Happy late Mother’s Day, my friends. I meant to write a post on Sunday. I *thought* about posting. I even *planned* my post. But then I fell asleep on the couch.
It was a much needed nap after an exciting (but very busy) previous week, which was full of readings in celebration of mothers’ stories. Both the Motherhood & Words reading and the first Twin Cities Listen To Your Mother event were huge successes. No one who attended either reading could deny (not that they’d want to) the power inherent in writing and telling our stories, or the incredible high you get from supporting other who are doing the same.
I’m grateful to have had the fabulous Caroline Grant and Katrina Kenison fly across the country for the Motherhood & Words reading. Thank you, Katrina and Caroline! What grace and poise and talent these two women possess. What an honor to share a podium with them.
And then last Thursday, I was thrilled to be a part of the inaugural Twin Cities Listen To Your Mother show at the Riverview Theater in Minneapolis. Holy kit-kats, people. There was a crowd of almost 500 people! I laughed, I cried, I got chills. My fellow readers blew me away.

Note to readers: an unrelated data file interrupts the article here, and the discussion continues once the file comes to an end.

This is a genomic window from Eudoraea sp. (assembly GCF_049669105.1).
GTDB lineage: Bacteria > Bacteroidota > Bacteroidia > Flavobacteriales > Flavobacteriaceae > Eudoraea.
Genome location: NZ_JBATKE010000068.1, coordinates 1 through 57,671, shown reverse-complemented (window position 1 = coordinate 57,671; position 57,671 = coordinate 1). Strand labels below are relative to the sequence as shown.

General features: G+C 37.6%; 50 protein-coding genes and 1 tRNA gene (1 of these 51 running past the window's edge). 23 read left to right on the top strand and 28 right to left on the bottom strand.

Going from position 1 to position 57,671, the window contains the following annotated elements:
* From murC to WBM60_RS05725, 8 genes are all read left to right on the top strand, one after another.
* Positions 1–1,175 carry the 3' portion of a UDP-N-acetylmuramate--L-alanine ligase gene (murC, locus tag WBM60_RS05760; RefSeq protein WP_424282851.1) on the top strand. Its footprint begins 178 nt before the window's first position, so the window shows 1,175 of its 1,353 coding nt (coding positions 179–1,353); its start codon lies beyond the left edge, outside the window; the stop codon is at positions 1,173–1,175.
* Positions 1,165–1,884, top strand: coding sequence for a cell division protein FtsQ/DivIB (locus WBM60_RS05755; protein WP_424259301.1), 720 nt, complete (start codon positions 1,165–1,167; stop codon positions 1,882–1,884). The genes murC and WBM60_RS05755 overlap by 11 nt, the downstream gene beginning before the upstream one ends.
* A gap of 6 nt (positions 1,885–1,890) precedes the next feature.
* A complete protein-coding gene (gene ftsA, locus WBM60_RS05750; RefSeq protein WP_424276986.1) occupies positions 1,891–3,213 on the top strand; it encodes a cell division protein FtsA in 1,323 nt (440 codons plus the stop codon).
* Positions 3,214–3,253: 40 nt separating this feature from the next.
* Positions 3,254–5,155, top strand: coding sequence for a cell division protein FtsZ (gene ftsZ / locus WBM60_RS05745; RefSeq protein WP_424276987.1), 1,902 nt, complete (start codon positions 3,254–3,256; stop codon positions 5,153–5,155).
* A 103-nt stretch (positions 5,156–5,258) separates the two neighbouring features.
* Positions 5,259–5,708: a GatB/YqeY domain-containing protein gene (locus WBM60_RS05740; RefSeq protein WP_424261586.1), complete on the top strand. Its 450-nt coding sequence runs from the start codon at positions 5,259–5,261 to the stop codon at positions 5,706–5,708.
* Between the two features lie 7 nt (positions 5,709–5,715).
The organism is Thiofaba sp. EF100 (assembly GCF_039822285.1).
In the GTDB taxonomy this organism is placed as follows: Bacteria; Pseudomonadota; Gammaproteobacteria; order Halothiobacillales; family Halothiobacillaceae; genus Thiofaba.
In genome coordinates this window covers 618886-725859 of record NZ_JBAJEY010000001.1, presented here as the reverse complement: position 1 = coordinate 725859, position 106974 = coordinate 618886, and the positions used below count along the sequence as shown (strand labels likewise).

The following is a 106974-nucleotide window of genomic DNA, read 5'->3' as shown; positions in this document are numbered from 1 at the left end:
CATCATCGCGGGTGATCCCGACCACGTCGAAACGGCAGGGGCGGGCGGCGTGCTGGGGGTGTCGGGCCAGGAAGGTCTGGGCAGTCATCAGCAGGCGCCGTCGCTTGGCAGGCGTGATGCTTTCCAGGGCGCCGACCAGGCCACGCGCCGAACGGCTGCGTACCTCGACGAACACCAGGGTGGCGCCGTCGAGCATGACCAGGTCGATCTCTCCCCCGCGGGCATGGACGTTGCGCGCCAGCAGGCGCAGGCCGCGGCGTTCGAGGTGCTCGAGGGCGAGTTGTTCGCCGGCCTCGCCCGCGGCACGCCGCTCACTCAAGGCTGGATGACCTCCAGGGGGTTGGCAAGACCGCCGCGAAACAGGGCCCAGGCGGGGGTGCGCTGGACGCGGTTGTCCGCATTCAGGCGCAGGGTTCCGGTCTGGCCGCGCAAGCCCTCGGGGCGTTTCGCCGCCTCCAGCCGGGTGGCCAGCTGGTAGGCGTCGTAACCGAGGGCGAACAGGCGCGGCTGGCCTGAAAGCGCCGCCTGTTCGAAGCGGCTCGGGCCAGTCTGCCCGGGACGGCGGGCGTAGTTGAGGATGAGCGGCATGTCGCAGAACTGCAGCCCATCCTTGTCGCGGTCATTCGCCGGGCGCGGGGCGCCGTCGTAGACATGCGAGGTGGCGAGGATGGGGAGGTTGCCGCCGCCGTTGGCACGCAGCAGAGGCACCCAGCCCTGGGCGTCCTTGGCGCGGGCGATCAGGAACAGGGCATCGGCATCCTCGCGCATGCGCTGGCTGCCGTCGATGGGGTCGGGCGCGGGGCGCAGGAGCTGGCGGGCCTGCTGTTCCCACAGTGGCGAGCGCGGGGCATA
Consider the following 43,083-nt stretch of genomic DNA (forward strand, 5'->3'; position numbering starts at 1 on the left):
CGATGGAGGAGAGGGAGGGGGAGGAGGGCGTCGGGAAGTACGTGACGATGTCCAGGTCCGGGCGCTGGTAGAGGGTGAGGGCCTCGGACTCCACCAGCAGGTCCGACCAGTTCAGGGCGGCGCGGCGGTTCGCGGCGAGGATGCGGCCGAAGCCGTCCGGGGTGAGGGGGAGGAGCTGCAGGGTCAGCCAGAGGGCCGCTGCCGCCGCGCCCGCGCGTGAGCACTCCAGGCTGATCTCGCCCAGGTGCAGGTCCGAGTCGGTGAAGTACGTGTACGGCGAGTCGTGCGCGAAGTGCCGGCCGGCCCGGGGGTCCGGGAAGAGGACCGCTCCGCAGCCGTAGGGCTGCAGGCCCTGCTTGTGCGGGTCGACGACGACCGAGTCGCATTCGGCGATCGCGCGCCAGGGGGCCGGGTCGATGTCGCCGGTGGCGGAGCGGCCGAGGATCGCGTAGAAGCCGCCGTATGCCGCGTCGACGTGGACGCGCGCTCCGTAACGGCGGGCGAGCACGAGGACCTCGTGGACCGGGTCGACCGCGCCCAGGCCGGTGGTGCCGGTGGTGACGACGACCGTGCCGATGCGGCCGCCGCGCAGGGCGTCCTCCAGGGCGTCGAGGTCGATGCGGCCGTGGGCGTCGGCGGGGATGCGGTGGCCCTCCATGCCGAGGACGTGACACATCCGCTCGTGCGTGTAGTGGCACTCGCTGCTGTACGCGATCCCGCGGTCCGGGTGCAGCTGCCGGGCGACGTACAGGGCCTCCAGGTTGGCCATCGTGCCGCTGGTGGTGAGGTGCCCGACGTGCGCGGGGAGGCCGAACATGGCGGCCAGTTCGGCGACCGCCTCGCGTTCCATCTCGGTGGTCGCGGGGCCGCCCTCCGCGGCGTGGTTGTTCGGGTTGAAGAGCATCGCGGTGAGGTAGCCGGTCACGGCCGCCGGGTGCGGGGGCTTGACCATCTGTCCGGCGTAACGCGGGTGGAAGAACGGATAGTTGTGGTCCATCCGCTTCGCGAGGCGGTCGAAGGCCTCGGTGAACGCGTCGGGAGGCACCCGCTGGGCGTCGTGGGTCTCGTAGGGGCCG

(Photo by the wonderful Jen of Jennifer Liv Photography.)
Of course you know that I’m not about to stop celebrating your mother stories just because Mother’s Day has passed. No, no, no. I’m just getting started. It’s time once again, my friends, for the annual Motherhood & Words Haiku contest.
For those of you who are new to Motherhood & Words, a little background: I launched the contest in 2008, when Zoë was just a couple of months old and I developed a raging case of mastitis. D was traveling, so I was on my own, juggling an infant and a four-year-old. It wasn’t pretty, people. And in fact, it was such a traumatic experience that I felt I needed to honor it in some way.
What better way to do that than with a haiku?
Since then, we have celebrated toddler haiku, “what no one told me” haiku, “what surprised me about motherhood” haiku, and “something my child said to me” haiku. This year, the topic is—wait for it…wait for it…
a moment you won’t forget.
It could be a motherhood moment that you cherish, that made you collapse with laughter, or that shattered you with grief. Think small frame, detail.
I’m honored that the fabulously talented Jill Christman has agreed to be the judge of this year’s contest.
Remember: three lines – 5 syllables, 7 syllables, 5 syllables. Please put your entry in the comments below. The deadline is Monday, May 27th!
Don’t be scared. Haiku!!